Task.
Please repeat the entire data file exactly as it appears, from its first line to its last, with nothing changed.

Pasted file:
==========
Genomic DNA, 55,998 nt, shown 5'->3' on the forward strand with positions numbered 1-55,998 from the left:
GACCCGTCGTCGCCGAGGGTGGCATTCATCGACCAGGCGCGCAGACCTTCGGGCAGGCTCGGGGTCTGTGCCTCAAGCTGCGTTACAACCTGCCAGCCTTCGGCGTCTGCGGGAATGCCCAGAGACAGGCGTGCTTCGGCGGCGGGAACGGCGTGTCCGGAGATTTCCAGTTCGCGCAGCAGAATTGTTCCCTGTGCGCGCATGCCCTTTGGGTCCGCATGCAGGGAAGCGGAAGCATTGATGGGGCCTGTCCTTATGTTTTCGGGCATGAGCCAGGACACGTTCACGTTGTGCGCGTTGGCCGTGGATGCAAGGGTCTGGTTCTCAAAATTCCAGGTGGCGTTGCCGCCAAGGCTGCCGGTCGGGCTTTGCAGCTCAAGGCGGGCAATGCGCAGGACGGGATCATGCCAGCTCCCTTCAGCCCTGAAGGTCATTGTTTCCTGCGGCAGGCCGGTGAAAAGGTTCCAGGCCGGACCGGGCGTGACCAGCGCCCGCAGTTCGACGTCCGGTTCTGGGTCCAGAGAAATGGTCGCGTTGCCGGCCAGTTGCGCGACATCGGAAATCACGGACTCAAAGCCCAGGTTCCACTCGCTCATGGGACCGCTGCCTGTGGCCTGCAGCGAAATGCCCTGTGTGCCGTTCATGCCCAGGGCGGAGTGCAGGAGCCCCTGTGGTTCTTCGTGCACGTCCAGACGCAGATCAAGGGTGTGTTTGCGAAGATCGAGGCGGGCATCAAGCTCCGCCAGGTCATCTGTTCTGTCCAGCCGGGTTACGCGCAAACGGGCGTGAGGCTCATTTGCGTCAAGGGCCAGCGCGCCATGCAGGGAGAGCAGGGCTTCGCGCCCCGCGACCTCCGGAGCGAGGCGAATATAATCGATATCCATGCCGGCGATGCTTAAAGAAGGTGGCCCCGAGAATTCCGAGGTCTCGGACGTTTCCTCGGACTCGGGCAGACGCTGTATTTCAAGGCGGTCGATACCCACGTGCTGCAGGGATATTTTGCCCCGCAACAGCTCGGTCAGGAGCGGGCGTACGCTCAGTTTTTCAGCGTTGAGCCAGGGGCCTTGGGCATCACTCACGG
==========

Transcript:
Genomic DNA, 55,998 nt, shown 5'->3' on the forward strand with positions numbered 1-55,998 from the left:
GACCCGTCGTCGCCGAGGGTGGCATTCATCGACCAGGCGCGCAGACCTTCGGGCAGGCTCGGGGTCTGTGCCTCAAGCTGCGTTACAACCTGCCAGCCTTCGGCGTCTGCGGGAATGCCCAGAGACAGGCGTGCTTCGGCGGCGGGAACGGCGTGTCCGGAGATTTCCAGTTCGCGCAGCAGAATTGTTCCCTGTGCGCGCATGCCCTTTGGGTCCGCATGCAGGGAAGCGGAAGCATTGATGGGGCCTGTCCTTATGTTTTCGGGCATGAGCCAGGACACGTTCACGTTGTGCGCGTTGGCCGTGGATGCAAGGGTCTGGTTCTCAAAATTCCAGGTGGCGTTGCCGCCAAGGCTGCCGGTCGGGCTTTGCAGCTCAAGGCGGGCAATGCGCAGGACGGGATCATGCCAGCTCCCTTCAGCCCTGAAGGTCATTGTTTCCTGCGGCAGGCCGGTGAAAAGGTTCCAGGCCGGACCGGGCGTGACCAGCGCCCGCAGTTCGACGTCCGGTTCTGGGTCCAGAGAAATGGTCGCGTTGCCGGCCAGTTGCGCGACATCGGAAATCACGGACTCAAAGCCCAGGTTCCACTCGCTCATGGGACCGCTGCCTGTGGCCTGCAGCGAAATGCCCTGTGTGCCGTTCATGCCCAGGGCGGAGTGCAGGAGCCCCTGTGGTTCTTCGTGCACGTCCAGACGCAGATCAAGGGTGTGTTTGCGAAGATCGAGGCGGGCATCAAGCTCCGCCAGGTCATCTGTTCTGTCCAGCCGGGTTACGCGCAAACGGGCGTGAGGCTCATTTGCGTCAAGGGCCAGCGCGCCATGCAGGGAGAGCAGGGCTTCGCGCCCCGCGACCTCCGGAGCGAGGCGAATATAATCGATATCCATGCCGGCGATGCTTAAAGAAGGTGGCCCCGAGAATTCCGAGGTCTCGGACGTTTCCTCGGACTCGGGCAGACGCTGTATTTCAAGGCGGTCGATACCCACGTGCTGCAGGGATATTTTGCCCCGCAACAGCTCGGTCAGGAGCGGGCGTACGCTCAGTTTTTCAGCGTTGAGCCAGGGGCCTTGGGCATCACTCACGG